Use this URL to cite or link to this record in EThOS: http://ethos.bl.uk/OrderDetails.do?uin=uk.bl.ethos.635980
Title: Saprolegniosis : studies of the host-pathogen interaction in salmonids
Author: Belmonte da Silva, Rodrigo Caetano
ISNI:       0000 0004 5358 3350
Awarding Body: University of Aberdeen
Current Institution: University of Aberdeen
Date of Award: 2014
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Abstract:
Saprolegnia is a fresh water fish parasite responsible for significant economic losses in the aquaculture industry worldwide. The disease caused by this organism is termed saprolegniosis, being characterized by a mycosis-like infection of gills and fish skin. Without sustainable treatments available for controlling or preventing saprolegniosis, it has become a significant problem especially for salmon farming, frequently affecting the fish after vaccination. Little is known regarding how the fish immune system responds to infection and such information is vital for developing future treatments and preventive measures to saprolegniosis. To study the immune response of Atlantic salmon to Saprolegnia, a detailed immune profile of experimentally infected presmolts was performed by analyzing the expression levels of several immunity-related genes. Infected fish exhibit a very strong inflammatory response while the majority of genes associate with the adaptive immunity were found to be down regulated. The mechanisms behind this response were then investigated: It was discovered that the cell wall of Saprolegnia can be recognized by fish immune cells, triggering an inflammatory response. A protease secreted by the parasite that has the ability to degrade fish antibodies was identified and, for the first time in an oomycete, the production of prostaglandin E2 was characterized, a molecule that was later shown to potentiate inflammatory responses while suppressing host adaptive immunity genes. Lastly two metabolic pathways of the oomycete were explored as novel targets for control, prostaglandin and sterol metabolism by the use of cyclooxygenase and CYP51 inhibitors, respectively.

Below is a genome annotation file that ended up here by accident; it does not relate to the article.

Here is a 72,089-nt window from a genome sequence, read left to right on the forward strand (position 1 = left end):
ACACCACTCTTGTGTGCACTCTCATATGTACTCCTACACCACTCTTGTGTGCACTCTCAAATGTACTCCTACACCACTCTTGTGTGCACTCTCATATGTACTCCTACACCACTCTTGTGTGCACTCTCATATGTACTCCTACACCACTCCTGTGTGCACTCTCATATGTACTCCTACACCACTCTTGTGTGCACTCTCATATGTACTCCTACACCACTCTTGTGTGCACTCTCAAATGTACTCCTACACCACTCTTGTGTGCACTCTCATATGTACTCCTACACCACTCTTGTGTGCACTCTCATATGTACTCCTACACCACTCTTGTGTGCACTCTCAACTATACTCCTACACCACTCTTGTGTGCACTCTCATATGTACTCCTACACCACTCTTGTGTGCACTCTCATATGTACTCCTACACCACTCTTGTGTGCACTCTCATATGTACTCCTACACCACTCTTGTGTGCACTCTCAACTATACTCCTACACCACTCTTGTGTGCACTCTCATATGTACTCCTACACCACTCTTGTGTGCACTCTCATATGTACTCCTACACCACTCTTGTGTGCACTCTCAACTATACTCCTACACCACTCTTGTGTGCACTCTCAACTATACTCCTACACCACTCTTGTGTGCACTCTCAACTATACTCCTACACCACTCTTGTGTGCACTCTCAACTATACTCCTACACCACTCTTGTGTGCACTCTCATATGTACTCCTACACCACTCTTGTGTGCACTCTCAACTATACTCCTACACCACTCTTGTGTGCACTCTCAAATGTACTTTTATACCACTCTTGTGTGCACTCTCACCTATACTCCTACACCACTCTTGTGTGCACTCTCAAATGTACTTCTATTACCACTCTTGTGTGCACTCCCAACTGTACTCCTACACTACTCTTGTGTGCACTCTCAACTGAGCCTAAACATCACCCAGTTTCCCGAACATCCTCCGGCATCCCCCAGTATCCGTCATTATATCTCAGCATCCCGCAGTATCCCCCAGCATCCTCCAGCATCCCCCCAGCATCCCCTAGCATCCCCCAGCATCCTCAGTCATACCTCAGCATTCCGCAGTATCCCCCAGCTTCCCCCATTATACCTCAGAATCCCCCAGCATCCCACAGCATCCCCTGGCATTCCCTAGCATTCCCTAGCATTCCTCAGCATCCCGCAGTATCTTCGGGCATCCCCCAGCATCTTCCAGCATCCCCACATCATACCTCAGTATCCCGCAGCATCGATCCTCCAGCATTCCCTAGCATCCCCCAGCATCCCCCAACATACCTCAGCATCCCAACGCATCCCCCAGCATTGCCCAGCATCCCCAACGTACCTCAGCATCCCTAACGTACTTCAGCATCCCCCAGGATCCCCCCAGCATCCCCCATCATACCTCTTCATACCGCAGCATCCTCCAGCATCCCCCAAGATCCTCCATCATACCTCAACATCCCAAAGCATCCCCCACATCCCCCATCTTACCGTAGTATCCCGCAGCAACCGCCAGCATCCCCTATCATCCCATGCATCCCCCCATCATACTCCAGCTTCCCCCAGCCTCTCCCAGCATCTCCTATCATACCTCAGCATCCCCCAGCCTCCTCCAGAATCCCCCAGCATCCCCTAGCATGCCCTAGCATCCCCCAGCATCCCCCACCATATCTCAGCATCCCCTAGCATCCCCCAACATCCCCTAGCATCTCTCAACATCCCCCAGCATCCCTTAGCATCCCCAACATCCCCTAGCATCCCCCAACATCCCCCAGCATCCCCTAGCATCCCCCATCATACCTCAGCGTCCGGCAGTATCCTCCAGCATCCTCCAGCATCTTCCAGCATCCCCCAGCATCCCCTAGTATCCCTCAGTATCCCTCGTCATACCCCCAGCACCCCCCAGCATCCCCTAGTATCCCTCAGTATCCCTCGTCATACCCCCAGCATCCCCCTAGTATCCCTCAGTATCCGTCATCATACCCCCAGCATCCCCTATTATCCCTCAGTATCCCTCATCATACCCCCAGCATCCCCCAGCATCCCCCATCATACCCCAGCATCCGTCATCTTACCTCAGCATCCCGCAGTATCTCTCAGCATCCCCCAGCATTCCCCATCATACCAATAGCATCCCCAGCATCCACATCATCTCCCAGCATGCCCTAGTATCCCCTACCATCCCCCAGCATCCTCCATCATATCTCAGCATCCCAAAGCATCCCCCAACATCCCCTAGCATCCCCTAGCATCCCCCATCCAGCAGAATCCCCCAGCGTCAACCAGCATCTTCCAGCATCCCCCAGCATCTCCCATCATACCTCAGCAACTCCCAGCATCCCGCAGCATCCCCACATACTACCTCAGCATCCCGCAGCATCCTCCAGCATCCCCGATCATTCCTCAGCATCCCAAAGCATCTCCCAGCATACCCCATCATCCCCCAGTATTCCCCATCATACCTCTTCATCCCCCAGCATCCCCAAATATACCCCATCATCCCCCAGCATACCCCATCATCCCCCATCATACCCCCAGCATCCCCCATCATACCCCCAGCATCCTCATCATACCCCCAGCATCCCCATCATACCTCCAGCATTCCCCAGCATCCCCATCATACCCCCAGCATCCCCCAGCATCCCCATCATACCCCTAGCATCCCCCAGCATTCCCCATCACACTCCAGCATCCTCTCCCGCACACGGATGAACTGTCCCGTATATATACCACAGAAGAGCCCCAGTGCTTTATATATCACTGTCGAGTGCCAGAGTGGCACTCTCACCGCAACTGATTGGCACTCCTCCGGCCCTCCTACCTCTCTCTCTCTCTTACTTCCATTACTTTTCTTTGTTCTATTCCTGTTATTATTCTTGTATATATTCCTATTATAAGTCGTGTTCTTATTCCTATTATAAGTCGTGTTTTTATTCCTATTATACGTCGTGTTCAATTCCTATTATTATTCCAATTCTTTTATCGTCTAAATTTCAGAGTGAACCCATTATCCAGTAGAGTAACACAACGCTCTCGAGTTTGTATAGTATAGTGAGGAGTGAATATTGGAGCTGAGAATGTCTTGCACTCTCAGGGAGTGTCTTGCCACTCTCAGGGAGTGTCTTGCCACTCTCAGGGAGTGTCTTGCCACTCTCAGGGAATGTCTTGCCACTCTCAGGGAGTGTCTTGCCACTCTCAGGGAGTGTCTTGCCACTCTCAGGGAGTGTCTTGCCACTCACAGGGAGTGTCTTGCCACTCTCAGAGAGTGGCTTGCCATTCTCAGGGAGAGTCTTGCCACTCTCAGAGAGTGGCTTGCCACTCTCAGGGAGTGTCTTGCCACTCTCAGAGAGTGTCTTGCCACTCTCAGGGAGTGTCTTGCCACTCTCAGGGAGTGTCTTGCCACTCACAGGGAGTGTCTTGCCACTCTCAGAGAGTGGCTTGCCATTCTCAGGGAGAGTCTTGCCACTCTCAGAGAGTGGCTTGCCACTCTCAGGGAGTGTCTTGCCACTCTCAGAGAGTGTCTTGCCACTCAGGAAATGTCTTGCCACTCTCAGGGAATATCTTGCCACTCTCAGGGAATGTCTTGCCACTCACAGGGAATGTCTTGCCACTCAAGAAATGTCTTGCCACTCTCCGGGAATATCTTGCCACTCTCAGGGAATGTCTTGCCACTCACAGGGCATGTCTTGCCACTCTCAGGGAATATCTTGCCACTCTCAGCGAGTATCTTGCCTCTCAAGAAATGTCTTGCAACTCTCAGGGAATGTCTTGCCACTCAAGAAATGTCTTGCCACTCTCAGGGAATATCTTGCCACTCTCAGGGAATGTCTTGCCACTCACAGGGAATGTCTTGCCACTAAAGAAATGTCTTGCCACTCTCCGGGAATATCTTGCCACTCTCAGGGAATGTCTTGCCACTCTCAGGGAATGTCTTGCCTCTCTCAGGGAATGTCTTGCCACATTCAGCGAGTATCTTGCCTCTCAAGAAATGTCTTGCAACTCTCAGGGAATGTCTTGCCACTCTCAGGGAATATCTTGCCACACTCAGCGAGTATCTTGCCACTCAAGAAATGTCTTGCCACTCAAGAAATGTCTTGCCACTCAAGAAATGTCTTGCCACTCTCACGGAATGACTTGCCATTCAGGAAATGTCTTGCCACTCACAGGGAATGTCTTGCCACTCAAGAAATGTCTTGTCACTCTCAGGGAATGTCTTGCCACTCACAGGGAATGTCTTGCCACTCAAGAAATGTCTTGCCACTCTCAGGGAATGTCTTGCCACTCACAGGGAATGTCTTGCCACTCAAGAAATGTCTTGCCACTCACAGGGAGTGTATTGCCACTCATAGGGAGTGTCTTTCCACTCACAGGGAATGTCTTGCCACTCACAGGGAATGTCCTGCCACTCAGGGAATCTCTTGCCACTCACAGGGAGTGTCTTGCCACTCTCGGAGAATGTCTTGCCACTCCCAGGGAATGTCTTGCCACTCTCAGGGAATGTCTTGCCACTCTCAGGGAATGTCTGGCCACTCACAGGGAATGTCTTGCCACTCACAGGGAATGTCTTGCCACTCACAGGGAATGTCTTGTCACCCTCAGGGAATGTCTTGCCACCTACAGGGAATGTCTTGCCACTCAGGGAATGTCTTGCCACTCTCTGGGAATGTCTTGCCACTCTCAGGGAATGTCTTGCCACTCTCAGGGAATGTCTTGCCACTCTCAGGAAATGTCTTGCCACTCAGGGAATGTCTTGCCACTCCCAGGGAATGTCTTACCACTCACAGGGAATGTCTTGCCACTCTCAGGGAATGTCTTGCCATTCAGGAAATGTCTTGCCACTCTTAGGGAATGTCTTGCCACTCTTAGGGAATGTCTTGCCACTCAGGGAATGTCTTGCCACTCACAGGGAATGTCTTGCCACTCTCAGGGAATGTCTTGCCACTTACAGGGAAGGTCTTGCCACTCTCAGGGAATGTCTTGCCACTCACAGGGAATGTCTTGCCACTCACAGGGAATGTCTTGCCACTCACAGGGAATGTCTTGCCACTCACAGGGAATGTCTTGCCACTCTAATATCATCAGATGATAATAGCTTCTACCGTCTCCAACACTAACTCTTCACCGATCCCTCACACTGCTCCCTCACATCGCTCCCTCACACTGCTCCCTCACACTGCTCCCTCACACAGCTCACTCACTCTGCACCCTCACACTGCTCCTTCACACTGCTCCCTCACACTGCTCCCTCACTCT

Supervisor: Not available Sponsor: Not available
Qualification Name: Thesis (Ph.D.) Qualification Level: Doctoral
EThOS ID: uk.bl.ethos.635980  DOI: Not available
Keywords: Salmonidae ; Host-parasite relationships ; Saprolegnia
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